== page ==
The Lightweight Bib Shorts have been designed to keep you cool and comfortable in hot and humid conditions. They are made from a soft, stretch fabric that offers exceptional breathability, is significantly lighter than other Rapha Bib Shorts and also incorporates sun-block treatment. Other features designed for hot-weather riding include a lighter mesh for greater breathability and a larger cutaway section in the back.

The Merino Hoody is an innovative, mid-weight outer layer that uses an ingenious mix of fabrics to create a top that offers high performance with contemporary, urban styling. Windproof front panels keep out chills when riding, while the fully-fashioned 100% merino body and arms keep you snug on and off the bike. The jacket also features clever details such as a detachable hi-vis tab and a roll-up hood.”

RRP: jersey: $175 AUD bibs: $230 AUD hoodie: $230 AUD

CTech’s Take:

Let’s start with the Merino Hoodie. It’s one of my favorite pieces of Rapha kit. I own four of them and wear every single one. My wife is sick of them. They’re warm but not too warm, they protect your chest from the wind, the hood is basically an ornament but it looks cool and wouldn’t be a hoodie without one.

The Lightweight bibs are similar to Rapha’s Classic bibs, but obviously more lightweight and great for those scorching hot Australian summer days that are approaching. The chamois is made by CYTECH, the best in the business, and the overall fit is near perfect. A good set of bibs is the most important part of cycling kit and Rapha has nailed it.

The super-lightweight jersey is just that; very lightweight and a good choice in the summer. However, I’ve always been critical of Rapha’s pockets. In particular, the middle pocket is too small to make much use of, therefore forcing riders to stuff everything in the side pockets and it looking like a royal mess (a big no-no).

Otherwise, the jersey is superbly constructed, designed, and styled. If you like the minimalist look, you’ll be very happy with this set of kit.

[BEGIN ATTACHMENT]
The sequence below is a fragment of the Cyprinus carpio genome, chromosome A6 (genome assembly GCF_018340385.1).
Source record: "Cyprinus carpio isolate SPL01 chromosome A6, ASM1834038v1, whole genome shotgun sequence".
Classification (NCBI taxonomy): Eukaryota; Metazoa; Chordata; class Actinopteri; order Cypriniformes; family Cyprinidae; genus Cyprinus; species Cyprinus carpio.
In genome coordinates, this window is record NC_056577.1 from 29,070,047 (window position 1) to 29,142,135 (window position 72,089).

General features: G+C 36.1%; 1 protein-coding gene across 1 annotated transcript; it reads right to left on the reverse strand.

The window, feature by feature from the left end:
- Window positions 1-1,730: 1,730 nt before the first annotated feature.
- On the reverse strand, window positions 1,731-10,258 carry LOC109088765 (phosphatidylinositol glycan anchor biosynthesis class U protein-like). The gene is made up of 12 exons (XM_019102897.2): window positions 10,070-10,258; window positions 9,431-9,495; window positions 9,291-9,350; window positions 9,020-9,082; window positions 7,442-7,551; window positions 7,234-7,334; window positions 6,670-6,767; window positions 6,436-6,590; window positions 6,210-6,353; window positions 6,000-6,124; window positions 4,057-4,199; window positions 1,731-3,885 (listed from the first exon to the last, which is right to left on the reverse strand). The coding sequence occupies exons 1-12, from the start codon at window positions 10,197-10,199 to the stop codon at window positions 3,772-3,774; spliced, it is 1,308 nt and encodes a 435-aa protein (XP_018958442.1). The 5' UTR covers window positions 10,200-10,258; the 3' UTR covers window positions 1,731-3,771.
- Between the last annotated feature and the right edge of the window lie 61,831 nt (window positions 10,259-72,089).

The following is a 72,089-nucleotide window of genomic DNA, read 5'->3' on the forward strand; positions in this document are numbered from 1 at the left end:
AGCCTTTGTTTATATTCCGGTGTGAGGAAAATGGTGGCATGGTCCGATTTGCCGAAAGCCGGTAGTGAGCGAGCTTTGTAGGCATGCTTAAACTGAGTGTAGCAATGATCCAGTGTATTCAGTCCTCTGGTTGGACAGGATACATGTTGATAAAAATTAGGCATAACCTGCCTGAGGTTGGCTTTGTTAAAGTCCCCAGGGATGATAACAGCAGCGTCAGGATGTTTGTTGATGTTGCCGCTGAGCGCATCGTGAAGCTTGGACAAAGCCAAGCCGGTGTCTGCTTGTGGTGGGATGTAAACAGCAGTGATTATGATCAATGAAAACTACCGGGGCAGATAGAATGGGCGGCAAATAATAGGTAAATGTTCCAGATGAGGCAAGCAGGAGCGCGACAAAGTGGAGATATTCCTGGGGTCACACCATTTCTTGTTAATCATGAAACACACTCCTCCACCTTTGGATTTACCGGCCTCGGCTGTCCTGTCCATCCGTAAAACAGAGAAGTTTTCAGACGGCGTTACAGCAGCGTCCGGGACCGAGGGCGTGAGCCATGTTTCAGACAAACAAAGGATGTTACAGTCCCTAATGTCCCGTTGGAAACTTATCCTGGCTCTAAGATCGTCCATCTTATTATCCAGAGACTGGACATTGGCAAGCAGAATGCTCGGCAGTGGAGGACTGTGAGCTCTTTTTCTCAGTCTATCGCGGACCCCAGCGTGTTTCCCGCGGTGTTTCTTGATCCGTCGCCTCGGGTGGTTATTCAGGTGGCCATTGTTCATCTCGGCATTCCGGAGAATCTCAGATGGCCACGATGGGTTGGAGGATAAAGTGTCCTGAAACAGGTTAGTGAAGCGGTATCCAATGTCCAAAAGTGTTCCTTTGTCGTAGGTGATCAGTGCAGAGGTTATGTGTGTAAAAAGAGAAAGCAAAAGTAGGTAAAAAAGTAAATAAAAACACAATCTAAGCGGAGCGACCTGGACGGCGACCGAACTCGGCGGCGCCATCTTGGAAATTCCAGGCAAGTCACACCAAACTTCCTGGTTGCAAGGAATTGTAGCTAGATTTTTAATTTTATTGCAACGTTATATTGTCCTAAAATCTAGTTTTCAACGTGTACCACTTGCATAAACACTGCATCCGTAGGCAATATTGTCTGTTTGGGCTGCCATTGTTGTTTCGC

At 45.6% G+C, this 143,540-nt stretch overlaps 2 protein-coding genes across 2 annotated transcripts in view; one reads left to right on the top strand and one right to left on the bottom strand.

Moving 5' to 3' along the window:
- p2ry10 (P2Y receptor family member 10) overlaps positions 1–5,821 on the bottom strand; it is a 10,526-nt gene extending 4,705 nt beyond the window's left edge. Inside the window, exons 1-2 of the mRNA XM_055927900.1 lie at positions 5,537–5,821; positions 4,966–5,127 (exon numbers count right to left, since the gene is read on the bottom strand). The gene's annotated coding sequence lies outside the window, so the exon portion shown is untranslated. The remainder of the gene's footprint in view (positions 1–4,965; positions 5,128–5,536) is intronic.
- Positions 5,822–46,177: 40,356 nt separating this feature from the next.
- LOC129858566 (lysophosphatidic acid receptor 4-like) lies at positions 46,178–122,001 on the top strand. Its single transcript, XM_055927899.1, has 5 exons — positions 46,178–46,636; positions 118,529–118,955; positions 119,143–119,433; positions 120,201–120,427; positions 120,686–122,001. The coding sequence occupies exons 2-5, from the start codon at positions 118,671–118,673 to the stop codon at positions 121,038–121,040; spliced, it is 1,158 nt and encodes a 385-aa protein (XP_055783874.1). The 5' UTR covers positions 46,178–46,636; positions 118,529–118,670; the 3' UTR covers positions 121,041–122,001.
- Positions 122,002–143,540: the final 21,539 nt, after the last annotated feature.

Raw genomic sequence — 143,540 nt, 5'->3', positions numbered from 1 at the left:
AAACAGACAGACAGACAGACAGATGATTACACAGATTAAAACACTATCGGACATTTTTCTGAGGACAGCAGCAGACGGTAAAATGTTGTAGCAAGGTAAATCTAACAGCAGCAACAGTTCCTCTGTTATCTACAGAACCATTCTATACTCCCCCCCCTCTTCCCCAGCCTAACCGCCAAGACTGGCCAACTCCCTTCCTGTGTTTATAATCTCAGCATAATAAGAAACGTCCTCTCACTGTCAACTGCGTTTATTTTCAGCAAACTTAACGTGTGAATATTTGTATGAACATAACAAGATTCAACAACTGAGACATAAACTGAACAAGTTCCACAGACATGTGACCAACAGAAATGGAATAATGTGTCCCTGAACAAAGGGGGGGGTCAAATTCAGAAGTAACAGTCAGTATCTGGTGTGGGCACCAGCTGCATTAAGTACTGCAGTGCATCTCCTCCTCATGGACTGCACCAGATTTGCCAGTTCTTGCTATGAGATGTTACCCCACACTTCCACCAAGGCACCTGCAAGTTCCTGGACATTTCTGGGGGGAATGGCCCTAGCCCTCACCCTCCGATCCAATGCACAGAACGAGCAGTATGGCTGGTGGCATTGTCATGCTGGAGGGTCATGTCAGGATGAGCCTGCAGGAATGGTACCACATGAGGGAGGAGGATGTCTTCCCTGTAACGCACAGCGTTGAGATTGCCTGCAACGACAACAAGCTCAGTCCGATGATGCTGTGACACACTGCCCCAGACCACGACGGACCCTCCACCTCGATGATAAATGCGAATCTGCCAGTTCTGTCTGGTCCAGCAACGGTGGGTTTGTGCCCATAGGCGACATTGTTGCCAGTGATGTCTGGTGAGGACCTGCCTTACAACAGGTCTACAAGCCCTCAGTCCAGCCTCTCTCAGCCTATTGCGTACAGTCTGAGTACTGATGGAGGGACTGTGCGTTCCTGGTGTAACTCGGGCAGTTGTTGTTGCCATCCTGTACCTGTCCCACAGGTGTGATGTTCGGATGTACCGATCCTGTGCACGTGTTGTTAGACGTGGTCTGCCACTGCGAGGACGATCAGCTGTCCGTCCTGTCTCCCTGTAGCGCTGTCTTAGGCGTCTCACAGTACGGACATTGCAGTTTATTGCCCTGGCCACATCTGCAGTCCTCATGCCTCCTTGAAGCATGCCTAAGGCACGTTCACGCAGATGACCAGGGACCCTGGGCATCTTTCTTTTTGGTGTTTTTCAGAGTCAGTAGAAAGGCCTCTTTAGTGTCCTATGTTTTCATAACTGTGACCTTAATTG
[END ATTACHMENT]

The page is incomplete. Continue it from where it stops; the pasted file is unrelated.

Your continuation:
by Wade Wallace

Rouleur Centenary Tour de France book

Seven writers and photographers went along to the 100th edition of the Tour de France for Rouleur and each team was given license to document three stages of the Tour as they saw fit. The result is Rouleur’s seventh annual photo book which features some terrific stories from and around the race, complemented by some simply stunning photos.

For more information or to buy a copy head to the Rouleur website.

RRP: $70

CTech’s Take:

This book is the very definition of what a cycling-related coffee table book should be. Big, beautiful photos, many of them double-page spreads, and some amazing stories from the 100th edition of the worlds’s biggest bike race.

The storytelling (in text and in image) is far less about who won each stage and how — instead it’s about the stories, the locations and the characters behind the 100th Tour de France. It’s a unique perspective on what might have seemed like a reasonably lifeless race (Froome takes yellow on stage 8 and holds it all the way to Paris).

If you’re looking for a cycling book for your coffee table, or if you’re looking for a document of this year’s Tour de France you could do far worse than the Rouleur Centenary Tour de France book.

by Matt de Neef

Editors' Picks